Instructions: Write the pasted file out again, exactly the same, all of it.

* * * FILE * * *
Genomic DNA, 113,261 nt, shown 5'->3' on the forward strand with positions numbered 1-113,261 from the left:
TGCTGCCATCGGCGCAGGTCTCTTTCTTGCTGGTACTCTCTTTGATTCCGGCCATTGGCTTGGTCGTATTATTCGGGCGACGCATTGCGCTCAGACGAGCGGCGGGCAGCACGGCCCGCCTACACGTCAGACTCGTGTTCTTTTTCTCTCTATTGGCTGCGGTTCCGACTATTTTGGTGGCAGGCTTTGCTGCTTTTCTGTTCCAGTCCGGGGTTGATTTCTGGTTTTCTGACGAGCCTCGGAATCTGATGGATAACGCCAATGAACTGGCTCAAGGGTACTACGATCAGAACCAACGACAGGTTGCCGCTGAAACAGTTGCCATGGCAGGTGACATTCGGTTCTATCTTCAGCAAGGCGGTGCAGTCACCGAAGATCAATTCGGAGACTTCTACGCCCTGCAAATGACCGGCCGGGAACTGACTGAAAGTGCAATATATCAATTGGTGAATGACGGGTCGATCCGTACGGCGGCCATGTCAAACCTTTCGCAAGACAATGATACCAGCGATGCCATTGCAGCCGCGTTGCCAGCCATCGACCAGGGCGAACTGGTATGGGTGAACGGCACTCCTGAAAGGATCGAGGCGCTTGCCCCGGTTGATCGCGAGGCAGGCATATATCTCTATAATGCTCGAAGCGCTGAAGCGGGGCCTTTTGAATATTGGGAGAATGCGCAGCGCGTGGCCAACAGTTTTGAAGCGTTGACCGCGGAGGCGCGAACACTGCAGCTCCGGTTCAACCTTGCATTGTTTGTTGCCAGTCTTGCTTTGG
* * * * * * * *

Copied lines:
Genomic DNA, 113,261 nt, shown 5'->3' on the forward strand with positions numbered 1-113,261 from the left:
TGCTGCCATCGGCGCAGGTCTCTTTCTTGCTGGTACTCTCTTTGATTCCGGCCATTGGCTTGGTCGTATTATTCGGGCGACGCATTGCGCTCAGACGAGCGGCGGGCAGCACGGCCCGCCTACACGTCAGACTCGTGTTCTTTTTCTCTCTATTGGCTGCGGTTCCGACTATTTTGGTGGCAGGCTTTGCTGCTTTTCTGTTCCAGTCCGGGGTTGATTTCTGGTTTTCTGACGAGCCTCGGAATCTGATGGATAACGCCAATGAACTGGCTCAAGGGTACTACGATCAGAACCAACGACAGGTTGCCGCTGAAACAGTTGCCATGGCAGGTGACATTCGGTTCTATCTTCAGCAAGGCGGTGCAGTCACCGAAGATCAATTCGGAGACTTCTACGCCCTGCAAATGACCGGCCGGGAACTGACTGAAAGTGCAATATATCAATTGGTGAATGACGGGTCGATCCGTACGGCGGCCATGTCAAACCTTTCGCAAGACAATGATACCAGCGATGCCATTGCAGCCGCGTTGCCAGCCATCGACCAGGGCGAACTGGTATGGGTGAACGGCACTCCTGAAAGGATCGAGGCGCTTGCCCCGGTTGATCGCGAGGCAGGCATATATCTCTATAATGCTCGAAGCGCTGAAGCGGGGCCTTTTGAATATTGGGAGAATGCGCAGCGCGTGGCCAACAGTTTTGAAGCGTTGACCGCGGAGGCGCGAACACTGCAGCTCCGGTTCAACCTTGCATTGTTTGTTGCCAGTCTTGCTTTGG